This is the continuation of a post I first published in 2016 that you can read here.
Parents of autistic children are my heroes.
This is your reminder that you are a great parent. A little reminder that you’re worth it – that being overwhelmed means nothing other than you’re giving it your all and need some lovin’ too. Believe me, it doesn’t say anything negative about you, or your ability to parent your child. You’re doing just fine. To all the moms and dads out there trying their hardest for their kids, autistic or not, you are amazing, and I see you.
I see you trying to juggle work, drop-offs, pickups, and doctor appointments.
I see you trying your hardest to understand your child’s needs despite his lack of verbal communication.
I see you searching tirelessly for tips and tricks online to teach a nonverbal child sign language or AAC.
I see you jumping for joy at the smallest gain from your child. And I also understand the bittersweetness of these celebrations that you never expected to be notable events.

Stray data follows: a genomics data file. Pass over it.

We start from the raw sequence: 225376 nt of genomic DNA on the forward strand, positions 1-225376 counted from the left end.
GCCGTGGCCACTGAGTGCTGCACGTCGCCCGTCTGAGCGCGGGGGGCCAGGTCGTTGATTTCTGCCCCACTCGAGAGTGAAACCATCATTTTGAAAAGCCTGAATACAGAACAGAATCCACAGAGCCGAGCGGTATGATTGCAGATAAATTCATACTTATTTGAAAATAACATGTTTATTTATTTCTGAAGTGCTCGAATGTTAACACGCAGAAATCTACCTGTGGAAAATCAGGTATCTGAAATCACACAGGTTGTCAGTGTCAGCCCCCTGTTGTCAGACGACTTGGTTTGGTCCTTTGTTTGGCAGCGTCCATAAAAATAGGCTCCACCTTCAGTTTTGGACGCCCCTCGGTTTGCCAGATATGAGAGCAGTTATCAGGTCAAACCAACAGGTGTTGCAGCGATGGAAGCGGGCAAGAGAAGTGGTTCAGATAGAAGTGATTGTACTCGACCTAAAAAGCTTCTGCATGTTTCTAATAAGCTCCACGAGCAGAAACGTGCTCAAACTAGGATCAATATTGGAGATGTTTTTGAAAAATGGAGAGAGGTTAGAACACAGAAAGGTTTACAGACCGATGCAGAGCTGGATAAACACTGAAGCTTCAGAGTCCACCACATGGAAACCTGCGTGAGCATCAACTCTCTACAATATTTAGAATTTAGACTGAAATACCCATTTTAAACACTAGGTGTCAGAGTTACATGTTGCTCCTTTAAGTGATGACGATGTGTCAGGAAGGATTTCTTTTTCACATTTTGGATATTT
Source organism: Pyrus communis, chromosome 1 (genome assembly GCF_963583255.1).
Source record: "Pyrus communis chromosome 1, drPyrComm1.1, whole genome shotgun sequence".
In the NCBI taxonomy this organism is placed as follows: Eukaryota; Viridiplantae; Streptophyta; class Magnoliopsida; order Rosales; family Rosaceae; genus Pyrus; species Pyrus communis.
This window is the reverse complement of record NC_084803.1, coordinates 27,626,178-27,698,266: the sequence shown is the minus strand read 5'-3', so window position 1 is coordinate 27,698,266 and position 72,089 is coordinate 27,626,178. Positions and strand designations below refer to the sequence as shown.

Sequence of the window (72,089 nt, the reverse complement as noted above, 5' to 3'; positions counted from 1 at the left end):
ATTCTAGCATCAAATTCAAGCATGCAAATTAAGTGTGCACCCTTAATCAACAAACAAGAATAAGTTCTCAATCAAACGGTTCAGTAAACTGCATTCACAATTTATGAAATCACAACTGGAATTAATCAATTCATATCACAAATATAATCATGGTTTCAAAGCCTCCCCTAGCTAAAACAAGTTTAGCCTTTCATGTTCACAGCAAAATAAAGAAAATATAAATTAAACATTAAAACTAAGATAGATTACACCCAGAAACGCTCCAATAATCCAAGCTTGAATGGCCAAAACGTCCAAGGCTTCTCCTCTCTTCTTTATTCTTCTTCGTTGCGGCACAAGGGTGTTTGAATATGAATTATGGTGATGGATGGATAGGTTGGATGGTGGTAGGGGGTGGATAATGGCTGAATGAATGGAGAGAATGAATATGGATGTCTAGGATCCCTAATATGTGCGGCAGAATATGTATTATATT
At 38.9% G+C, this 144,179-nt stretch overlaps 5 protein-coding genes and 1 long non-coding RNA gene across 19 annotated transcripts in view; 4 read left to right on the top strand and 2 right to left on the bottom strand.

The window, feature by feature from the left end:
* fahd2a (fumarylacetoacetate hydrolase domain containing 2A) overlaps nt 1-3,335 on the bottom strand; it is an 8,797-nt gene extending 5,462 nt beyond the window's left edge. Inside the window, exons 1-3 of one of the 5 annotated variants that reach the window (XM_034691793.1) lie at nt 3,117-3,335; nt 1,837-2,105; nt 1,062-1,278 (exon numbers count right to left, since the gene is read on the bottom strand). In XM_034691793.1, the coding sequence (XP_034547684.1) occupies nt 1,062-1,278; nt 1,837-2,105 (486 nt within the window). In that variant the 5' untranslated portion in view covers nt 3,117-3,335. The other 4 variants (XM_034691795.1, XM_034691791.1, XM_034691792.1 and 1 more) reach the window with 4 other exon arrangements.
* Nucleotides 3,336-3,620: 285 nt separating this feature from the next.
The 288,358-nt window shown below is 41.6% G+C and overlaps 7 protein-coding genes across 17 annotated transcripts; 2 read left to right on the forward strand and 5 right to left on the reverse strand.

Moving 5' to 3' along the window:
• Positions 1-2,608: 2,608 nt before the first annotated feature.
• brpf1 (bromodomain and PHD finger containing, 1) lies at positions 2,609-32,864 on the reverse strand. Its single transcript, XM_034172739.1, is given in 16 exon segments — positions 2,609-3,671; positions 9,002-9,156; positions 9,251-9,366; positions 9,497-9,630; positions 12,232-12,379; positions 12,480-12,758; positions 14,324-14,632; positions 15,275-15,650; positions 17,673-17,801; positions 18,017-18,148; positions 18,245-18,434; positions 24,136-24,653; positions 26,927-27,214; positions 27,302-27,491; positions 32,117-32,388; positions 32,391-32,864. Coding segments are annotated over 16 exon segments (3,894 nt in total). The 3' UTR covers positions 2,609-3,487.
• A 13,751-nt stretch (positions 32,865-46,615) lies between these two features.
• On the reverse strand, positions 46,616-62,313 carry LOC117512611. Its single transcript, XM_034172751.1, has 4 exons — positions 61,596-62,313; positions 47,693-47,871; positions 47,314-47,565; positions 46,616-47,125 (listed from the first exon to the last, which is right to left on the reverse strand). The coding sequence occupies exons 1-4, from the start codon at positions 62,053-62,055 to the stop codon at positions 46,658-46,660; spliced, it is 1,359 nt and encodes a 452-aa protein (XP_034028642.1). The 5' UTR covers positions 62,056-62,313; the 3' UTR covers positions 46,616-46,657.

I see you trying to re-adjust your expectations while still keeping that glimmer of hope going in your soul.
I see you trying to resists the urge to compare yourself to other parents.
And at the end of the day, I see you hiding your head in your hands to prevent people from seeing your tears.
But above all, what I see is the love in your eyes when you look at your child. I see it. Believe me when I say that I know how hard it is when people around you don’t “get it.” I know it’s hard when you see your parent-friends doing all of these things you imagined doing with your own child. And I know, too, that you feel guilt for the grief you feel toward your child’s disability.
I know you wonder sometimes if maybe these internet strangers are right, if maybe you’re indeed a “martyr parent,” because truly you do sometimes struggle to see the light at the of the tunnel. I know that sometimes, no matter how hard you try to focus on the positive, you can’t. You can’t because your heart is filled with worry and uncertainty. You worry that your child will never grow up to live an independent life. You feel defeated for not being able to help him despite all the time and energy you spend trying. And you wonder, wonder if he’s happy. If he loves you. If he sees you at all.
So this is your reminder that your feelings don’t make you a bad parent, they make you human. A reminder that no matter how strong you are, you too are allowed to crumble under the pressure of the unplanned life you were given. This is your reminder that you’re not alone out there, never-ever, at all.